Samsung Reveals More Details About Concept Robot Ballie

At its CES 2020 keynote address, Samsung introduced Ballie, an autonomous small sphere with built-in camera, microphone and speaker that moves by rolling. Samsung Think Tank Team co-founder/head Sajid Sadi, who is also Samsung vice president of research, described the Team’s vision for Ballie. Sadi noted that the first two issues regarding Ballie were “mobility and personality.” The small robot needed to be able to travel over many different floor types and couldn’t intimidate children or pets.

VentureBeat reports that, “Think Tank Team considered a cloth design before settling on the current iteration: a two-wheeled scalloped plastic frame that’s about the size and weight of a grapefruit.” Plastic, the team decided, “would better stand up to wear and tear, as well as to accidental bumps and scratches inflicted by overzealous users.”

But making Ballie into an entity that everyone could engage “in a positive way” was more challenging. “Ballie communicates where it’s ‘looking’ by physically pointing its camera (which is flanked by a flash and a four-LED status indicator) in the direction of an object (or subject) … [and] rolls and pivots on its axis deliberately to avoid startling anyone nearby.”

The AI-powered Ballie, which can both follow a person at a “close but comfortable” distance or be told to “go away,” works without an Internet connection “to minimize any unnecessary transfers of data.” “We want the software to be secure across the board … [and to guarantee] that data isn’t just being channeled up to some server for things to happen,” said Sadi. The Team designed Ballie to be intuitive with “out-of-the-box functionality that requires little in the way of configuration.”

As far as functionality, Ballie can “serve as a fitness assistant” and “an interface to smart TVs, motorized curtains, and autonomous vacuum cleaners” as well as “act as a security robot, patrolling rooms at night and when folks are away during the day.” It can also tap into Samsung’s SmartThings or other “smart home device platforms” and act as a “home monitor for children, pets, and elderly users — particularly those with limited mobility.”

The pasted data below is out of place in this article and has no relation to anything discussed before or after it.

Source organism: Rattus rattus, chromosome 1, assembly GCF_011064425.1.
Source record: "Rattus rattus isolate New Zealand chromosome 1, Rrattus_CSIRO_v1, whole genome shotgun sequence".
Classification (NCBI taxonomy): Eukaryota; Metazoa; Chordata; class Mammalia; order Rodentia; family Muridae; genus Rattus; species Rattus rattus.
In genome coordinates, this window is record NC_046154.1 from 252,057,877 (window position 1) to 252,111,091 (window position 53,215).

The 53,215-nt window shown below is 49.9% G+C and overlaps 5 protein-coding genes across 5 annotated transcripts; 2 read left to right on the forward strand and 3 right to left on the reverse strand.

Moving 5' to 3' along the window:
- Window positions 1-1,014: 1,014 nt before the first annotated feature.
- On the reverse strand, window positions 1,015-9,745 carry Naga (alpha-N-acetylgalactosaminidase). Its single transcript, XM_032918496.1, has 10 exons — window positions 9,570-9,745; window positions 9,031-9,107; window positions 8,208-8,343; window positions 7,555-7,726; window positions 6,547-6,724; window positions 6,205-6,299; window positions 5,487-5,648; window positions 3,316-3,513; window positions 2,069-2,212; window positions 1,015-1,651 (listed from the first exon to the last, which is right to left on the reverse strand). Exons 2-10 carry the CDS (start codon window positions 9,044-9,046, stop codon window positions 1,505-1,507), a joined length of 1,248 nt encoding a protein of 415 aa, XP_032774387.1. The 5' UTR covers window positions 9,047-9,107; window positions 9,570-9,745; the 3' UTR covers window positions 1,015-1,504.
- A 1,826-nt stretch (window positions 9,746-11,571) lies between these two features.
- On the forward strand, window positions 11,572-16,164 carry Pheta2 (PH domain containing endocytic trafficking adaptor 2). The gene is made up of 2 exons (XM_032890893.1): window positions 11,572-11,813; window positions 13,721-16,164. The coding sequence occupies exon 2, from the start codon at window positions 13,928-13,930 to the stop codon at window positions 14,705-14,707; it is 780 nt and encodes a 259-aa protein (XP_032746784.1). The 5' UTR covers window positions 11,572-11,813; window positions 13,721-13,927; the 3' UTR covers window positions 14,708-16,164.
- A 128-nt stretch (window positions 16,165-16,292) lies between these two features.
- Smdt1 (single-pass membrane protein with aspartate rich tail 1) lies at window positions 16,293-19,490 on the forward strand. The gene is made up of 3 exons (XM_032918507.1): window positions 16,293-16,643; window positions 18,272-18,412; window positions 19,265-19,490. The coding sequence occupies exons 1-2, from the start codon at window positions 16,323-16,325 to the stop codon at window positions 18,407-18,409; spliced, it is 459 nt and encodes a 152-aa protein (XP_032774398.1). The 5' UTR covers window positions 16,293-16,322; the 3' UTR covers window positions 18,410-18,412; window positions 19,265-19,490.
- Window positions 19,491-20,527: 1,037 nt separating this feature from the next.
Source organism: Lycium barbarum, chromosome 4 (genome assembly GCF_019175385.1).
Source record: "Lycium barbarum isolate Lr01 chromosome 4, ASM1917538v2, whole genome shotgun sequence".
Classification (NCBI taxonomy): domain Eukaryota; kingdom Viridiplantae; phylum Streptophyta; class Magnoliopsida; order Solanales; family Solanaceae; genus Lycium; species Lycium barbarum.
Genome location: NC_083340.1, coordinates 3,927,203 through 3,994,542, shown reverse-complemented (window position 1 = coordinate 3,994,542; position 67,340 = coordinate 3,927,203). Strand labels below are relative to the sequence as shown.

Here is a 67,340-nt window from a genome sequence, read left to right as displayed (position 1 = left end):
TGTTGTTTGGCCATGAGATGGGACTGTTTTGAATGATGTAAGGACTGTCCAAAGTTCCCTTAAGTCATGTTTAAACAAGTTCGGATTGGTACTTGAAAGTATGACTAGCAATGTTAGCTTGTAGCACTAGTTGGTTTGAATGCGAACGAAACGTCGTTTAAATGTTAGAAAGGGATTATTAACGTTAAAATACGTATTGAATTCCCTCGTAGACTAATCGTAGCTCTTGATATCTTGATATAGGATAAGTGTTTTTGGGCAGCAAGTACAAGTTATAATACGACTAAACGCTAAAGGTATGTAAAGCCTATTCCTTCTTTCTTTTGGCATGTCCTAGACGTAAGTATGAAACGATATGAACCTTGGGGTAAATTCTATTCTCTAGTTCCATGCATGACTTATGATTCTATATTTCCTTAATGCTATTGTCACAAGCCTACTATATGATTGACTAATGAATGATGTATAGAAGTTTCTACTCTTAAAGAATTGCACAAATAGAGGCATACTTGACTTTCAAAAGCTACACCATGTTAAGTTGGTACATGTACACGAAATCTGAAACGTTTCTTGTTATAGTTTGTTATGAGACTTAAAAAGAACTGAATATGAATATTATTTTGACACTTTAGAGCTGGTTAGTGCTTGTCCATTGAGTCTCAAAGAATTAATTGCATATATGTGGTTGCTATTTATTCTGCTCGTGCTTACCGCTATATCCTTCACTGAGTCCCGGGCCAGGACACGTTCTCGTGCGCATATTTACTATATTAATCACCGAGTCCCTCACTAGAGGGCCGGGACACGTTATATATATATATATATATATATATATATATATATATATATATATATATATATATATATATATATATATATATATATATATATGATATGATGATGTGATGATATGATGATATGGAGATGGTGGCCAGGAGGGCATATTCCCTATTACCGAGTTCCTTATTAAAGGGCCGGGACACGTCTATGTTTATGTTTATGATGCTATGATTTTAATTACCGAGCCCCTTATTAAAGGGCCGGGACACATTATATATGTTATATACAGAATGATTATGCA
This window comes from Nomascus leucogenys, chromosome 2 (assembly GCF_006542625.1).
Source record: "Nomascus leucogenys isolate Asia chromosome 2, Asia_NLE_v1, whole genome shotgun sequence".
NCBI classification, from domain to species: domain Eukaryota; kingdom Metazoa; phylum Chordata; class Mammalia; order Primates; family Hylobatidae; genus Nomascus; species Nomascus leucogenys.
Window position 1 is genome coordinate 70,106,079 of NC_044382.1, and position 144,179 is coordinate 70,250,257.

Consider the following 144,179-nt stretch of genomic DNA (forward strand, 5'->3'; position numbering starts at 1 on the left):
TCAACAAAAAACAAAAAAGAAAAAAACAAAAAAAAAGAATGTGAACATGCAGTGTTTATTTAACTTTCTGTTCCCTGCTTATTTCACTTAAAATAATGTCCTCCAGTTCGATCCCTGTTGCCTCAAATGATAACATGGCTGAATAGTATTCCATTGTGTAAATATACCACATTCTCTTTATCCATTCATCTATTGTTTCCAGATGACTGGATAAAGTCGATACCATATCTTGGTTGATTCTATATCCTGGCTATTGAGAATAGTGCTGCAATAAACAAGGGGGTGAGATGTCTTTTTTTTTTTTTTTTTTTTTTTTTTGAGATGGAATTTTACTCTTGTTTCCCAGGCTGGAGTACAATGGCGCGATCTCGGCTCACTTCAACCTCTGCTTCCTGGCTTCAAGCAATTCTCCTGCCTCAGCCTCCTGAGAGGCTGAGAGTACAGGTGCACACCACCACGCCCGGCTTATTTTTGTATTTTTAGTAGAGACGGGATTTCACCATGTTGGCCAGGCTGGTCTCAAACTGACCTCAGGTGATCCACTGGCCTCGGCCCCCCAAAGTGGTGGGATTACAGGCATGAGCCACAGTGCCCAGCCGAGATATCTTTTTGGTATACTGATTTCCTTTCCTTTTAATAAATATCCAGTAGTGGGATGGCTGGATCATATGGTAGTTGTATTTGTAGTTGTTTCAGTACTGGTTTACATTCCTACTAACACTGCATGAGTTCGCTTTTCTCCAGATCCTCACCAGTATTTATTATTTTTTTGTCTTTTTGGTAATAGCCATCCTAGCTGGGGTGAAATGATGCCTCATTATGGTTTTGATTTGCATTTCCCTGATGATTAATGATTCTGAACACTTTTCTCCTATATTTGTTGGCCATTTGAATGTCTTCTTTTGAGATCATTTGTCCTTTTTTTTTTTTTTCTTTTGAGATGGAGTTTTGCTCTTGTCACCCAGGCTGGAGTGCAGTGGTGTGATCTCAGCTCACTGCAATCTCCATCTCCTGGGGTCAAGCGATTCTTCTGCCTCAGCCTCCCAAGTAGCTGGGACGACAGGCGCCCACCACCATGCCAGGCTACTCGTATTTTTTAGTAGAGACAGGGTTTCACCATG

Ballie can, for example, monitor what TV shows children are viewing or “watch for health-related emergencies, like falls.” “We’re doing a lot of research to make something that’s approachable, not just to someone who’s very technical, but to my 70-year-old dad,” said Sadi, who noted the technology is “pro-active” in that “you don’t have to press a button.”

Ballie is still a concept, not a product, stressed Sadi, who added that, if and when it comes to market, it will be priced affordably and will “improve and grow over time through regular software updates.”

“Not hitting a good price point and, in addition, not hitting the right feature points where people get enough value from the device [is] not having a product-market fit,” said Sadi. “We have to answer the questions …  How do we introduce people to the idea of robots that track with you? How do we make those robots useful? How do we make it hospitable? How does the robot actually fit into your life?”